Up to this point I have paid scant attention to the Kannada language cinema of Karnataka; this likely because a film with the singular allures of Kulla Agent 000 had yet to roll into my path. The film, a combination spy spoof/stunt film, is a vehicle for its diminutive star, multi-hyphenate (star-director-producer) Dwarakish, who was affectionately known to his many fans as Kulla due to his small stature. Such was his popularity that, like Egypt’s Ismail Yassin and Singapore’s Mat Sentul, it led him to star in a series of name-in-title productions, of which Kulla Agent 000 is inarguably one.
In a plot similar to none you have ever seen recounted on this blog before, Dwarakish stars as “Kulla”, a pint-sized nebbish who dreams of being a secret agent. This leads to such comical business as him showing up at the CID recruiting office with a pair of stilts hidden under his extra-long pants. Of course, he finally gets his chance when he bumblingly foils the latest scheme of an international smuggling ring. Because there is no way around such things, officials in charge of India’s national security have no choice but to hand him a sensitive position as an undercover government agent, giving him the designation 000 (“Personality: zero, Qualifications: zero, Experience: zero”—thanks, Kannanglish!).
At this point you’d expect the film to proceed as a comedy or errors, with the pathetically overmatched Kulla making a hash of the job due to his lack of ability, but you would be wrong. Instead, Kulla trains rigorously and becomes just the masterful man of action that the film’s stunt-heavy plot demands, albeit in miniature. Granted, Kulla is not so small that he could get away with routinely punching his opponents in the balls, but you could nonetheless be forgiven for seeing Kulla Agent 000, in combination with Filipino micro man Weng Weng’s Agent 00 pictures, as establishing the midget spy film as a genre in its own right.
Also starring in Kulla Agent 000 is Telegu actress and noted “South Bomb” Jyothi Laxmi. As is traditional, Laxmi, whose character is named “Jyothi”, is introduced as a sort of man-eating nautch girl, but then comes a twist. Kulla’s superiors, wanting to test his mettle, throw him into a cell with Laxmi and let the two fight it out in a savage row. It is almost as if Laxmi is their personal Rancor monster. Once the two have fought to a standstill, however, it is revealed that Jyothi is on Kulla’s side, and that, in fact, the two are going to be partners. Indeed, the pair end up making an appealing team, with Jyothi proving herself an unfailingly loyal and fearless ally to Kulla while at the same time stoking the implied sexual tensions that one has come to expect from such screen pairings.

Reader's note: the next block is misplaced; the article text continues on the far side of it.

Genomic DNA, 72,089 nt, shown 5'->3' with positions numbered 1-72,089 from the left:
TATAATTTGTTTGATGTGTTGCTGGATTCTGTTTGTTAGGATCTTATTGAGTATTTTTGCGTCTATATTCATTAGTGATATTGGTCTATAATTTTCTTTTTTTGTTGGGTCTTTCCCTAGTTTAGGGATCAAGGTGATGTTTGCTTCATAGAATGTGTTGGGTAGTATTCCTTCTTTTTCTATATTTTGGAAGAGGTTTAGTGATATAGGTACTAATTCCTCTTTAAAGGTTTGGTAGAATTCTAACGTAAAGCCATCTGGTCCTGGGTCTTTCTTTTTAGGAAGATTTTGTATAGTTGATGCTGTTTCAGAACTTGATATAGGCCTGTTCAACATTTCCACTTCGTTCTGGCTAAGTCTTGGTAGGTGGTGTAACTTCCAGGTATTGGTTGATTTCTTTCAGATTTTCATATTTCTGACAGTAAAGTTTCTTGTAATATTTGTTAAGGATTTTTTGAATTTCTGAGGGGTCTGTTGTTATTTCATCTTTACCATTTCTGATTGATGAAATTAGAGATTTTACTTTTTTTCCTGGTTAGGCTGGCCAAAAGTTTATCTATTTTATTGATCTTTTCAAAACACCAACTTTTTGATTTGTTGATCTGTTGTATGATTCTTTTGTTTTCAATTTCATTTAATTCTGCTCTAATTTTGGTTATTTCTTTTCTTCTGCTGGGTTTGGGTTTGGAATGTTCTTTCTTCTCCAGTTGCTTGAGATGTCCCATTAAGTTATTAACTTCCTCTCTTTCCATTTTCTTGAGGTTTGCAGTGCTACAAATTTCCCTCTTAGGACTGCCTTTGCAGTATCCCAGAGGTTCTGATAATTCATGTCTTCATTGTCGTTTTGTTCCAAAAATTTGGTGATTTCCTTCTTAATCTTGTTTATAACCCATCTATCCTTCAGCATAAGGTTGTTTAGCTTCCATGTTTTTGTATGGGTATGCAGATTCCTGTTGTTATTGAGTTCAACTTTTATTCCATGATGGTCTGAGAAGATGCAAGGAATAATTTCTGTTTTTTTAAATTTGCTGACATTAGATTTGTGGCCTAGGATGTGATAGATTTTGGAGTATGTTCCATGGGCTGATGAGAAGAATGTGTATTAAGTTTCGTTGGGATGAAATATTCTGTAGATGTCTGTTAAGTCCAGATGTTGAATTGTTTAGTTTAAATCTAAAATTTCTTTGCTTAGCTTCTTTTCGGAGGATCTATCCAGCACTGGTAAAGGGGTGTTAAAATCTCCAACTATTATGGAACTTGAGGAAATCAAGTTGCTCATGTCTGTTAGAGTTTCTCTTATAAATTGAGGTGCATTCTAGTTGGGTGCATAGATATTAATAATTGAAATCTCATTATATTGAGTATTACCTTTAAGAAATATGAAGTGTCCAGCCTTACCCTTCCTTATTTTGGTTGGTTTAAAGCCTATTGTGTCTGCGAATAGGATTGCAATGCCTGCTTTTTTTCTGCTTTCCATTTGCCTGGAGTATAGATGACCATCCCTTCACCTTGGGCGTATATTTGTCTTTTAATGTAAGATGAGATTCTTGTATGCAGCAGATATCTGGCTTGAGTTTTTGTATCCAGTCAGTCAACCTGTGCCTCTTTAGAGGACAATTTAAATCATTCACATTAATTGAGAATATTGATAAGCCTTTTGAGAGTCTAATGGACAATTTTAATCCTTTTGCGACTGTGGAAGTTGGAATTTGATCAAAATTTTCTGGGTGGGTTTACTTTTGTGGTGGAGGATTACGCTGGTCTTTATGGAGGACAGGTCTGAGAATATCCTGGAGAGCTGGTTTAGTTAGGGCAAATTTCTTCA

Jyothi Laxmi's turn in Kulla Agent 000 is at once the most domesticated and the most interesting of her performances that I've seen. As usual, she's allowed a brute physicality that one would never see exhibited by a Western actress of her era. It’s the same quality that gives her performances in Telegu films a discomfiting air of freak show novelty. But here she is also allowed all of the sophistication, charm and humor of a full-fledged heroine. The model here is obviously Diana Rigg's Emma Peel, whom I predictably endorse as the ideal model for any worldly women of action regardless of context. In keeping with that, Laxmi, in addition to modelling a striking array of black cat suits, takes to all of her rough and tumbling with conspicuous joi de vivre. It is in fact possible that this usually grim faced actress is actually having fun. My god, she even smiles!
Kulla Agent 000 does not subject Laxmi to the voyeuristic upskirt shots typically seen in her Telegu films, but nonetheless fetishizes her plenty, thanks to its inclusion of more gratuitous yoga than an Elsa Yeung movie.
The high point of Kulla Agent 000 occurs during a section of the film in which Kulla has gone missing and Jyothi is assigned the task of finding him. At this point the film is essentially handed over to Laxmi, and wisely so, as we are immediately thrilled by a scene in which she has a fight to the death against an axe-wielding giant in her hotel room. She then tears off in her sports car in search of her partner, a grotesque kewpie doll trinket with blinking eyes serving as her tracer. It’s such an enjoyable episode that one might wish she hadn’t found Kulla so quickly.